Mikhail Dmitrievich Ezuchevsky, Charles Darwin in the Langdon-Down greenhouse, Russa, 1920
In addition to being the father of evolution theory, Darwin was a botanist and engaged in plant experimentation in his private hothouse.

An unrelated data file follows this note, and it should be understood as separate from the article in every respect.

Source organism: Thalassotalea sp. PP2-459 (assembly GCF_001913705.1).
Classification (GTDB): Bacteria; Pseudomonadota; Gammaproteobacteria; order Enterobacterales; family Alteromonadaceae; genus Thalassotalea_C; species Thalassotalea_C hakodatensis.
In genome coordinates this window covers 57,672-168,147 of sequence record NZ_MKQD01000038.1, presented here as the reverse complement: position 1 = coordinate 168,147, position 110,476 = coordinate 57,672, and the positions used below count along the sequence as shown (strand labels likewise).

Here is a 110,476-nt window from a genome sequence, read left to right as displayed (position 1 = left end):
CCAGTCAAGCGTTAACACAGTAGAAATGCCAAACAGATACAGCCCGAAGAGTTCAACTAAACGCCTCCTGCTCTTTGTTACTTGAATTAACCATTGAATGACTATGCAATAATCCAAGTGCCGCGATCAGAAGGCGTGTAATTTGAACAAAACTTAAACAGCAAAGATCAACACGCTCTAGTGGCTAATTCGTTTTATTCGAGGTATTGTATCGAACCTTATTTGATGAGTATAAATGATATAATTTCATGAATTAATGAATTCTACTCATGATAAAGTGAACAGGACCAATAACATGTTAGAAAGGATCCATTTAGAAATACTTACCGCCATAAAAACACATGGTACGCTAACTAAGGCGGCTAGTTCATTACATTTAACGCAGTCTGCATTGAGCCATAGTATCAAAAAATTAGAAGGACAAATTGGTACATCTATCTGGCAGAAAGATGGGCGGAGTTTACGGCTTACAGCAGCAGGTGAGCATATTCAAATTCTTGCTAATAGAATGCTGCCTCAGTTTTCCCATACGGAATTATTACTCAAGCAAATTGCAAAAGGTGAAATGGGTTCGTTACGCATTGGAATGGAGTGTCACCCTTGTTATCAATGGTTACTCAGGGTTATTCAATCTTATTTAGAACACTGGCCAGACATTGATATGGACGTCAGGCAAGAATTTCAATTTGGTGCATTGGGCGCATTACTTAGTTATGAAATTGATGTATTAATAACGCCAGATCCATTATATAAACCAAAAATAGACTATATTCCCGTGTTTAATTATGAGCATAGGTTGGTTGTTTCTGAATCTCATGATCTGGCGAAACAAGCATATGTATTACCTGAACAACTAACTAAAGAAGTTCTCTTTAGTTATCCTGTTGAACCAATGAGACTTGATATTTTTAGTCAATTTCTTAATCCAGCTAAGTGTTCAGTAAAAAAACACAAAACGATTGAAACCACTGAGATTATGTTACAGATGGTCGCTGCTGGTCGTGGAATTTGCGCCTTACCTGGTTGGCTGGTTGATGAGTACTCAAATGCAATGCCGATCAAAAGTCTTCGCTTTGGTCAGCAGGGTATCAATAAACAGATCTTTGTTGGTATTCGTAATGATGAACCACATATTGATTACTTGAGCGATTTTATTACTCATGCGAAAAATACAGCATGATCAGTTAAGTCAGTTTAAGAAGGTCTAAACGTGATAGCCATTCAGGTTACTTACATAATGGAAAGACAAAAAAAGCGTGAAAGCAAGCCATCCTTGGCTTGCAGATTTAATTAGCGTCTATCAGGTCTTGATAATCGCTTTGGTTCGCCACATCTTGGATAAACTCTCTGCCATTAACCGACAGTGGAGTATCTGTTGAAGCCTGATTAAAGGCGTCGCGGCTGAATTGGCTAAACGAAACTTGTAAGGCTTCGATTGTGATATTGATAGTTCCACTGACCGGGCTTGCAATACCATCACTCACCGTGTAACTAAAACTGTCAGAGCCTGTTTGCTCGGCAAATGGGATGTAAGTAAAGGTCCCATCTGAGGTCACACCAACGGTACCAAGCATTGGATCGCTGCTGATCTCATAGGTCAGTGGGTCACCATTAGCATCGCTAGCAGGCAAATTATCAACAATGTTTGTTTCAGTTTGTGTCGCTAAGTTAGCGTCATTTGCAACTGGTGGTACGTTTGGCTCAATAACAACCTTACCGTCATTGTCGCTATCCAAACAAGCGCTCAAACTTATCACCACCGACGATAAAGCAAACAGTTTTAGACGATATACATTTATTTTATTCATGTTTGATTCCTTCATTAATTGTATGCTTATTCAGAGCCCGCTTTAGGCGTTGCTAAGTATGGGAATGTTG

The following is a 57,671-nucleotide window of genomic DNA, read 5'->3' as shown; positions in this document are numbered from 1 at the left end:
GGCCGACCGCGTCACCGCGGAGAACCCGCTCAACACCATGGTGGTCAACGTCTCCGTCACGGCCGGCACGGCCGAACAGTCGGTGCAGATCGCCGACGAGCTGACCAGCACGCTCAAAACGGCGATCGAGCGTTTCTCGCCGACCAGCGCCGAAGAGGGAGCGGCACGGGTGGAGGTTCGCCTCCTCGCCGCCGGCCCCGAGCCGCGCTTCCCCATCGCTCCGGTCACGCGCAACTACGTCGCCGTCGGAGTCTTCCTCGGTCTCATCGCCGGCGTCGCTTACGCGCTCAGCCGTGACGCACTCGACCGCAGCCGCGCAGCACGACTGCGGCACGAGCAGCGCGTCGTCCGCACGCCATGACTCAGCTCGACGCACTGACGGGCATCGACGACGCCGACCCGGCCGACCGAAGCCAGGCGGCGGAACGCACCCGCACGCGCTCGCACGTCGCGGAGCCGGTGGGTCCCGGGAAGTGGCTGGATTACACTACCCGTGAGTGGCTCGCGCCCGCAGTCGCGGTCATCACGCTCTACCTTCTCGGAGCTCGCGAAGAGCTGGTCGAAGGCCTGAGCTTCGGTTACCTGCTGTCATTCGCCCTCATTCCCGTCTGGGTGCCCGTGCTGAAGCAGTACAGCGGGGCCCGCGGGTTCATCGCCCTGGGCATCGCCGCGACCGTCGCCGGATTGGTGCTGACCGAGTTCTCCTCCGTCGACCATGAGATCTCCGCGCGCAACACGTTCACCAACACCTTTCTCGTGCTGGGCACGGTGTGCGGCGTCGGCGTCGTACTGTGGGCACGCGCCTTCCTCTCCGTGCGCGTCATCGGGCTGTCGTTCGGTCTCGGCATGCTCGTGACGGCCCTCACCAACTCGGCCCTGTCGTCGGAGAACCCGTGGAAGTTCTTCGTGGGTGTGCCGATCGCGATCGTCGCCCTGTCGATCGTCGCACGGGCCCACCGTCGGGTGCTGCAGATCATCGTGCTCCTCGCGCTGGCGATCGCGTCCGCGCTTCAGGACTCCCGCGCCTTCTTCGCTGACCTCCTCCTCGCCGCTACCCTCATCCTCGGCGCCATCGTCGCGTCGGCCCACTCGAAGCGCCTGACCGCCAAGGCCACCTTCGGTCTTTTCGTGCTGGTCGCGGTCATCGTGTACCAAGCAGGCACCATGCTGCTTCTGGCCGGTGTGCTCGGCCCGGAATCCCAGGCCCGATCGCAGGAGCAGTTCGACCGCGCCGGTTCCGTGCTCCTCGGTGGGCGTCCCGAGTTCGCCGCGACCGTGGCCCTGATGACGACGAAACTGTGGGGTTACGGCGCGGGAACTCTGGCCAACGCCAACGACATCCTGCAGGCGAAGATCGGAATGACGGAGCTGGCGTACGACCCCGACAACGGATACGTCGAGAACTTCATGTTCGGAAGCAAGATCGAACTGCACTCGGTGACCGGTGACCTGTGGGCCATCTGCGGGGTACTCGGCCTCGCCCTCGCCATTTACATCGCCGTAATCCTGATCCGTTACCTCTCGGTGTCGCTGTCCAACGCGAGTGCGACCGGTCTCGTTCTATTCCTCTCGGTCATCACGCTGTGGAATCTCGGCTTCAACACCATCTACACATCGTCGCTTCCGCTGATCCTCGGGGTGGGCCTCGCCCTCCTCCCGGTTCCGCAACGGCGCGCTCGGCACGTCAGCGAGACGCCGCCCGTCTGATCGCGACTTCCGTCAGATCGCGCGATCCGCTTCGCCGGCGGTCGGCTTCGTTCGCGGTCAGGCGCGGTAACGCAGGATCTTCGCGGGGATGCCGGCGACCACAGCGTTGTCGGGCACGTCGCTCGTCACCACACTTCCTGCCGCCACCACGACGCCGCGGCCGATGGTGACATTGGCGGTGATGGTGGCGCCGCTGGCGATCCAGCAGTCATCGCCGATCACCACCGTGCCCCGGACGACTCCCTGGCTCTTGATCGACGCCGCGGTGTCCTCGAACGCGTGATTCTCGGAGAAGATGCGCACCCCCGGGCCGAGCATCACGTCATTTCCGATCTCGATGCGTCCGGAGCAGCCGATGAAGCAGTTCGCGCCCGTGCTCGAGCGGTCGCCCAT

Over the next century, advances in science and technology would allow for the synthetization and manufacture of fungi and plant-based compounds into a wide array of medicines and materials. Perhaps the most revolutionary of these was the isolation of compounds found in ergot, a fungus that grows on grains, by Albert Hofmann. Lysergic acid diethylamide was first synthesized by Hofmann in the late 1930s, but it was not until 1943 that he would discover L.S.D's psychedelic qualities after ingesting a trace amount in his laboratory. He wrote of the experience, "In a dream-like state... I perceived an uninterrupted stream of fantastic pictures, extraordinary shapes with intense, kaleidoscopic play of colors." Hofmann's discovery would allow the modern Western world entry into a rite long considered sacred to ancient and indigenous cultures - the use of plant medicines for shamanic transformation and enlightenment. Over the next few decades, the study and use of the psychoactive plants and mushrooms would definitively alter the state of culture and consciousness.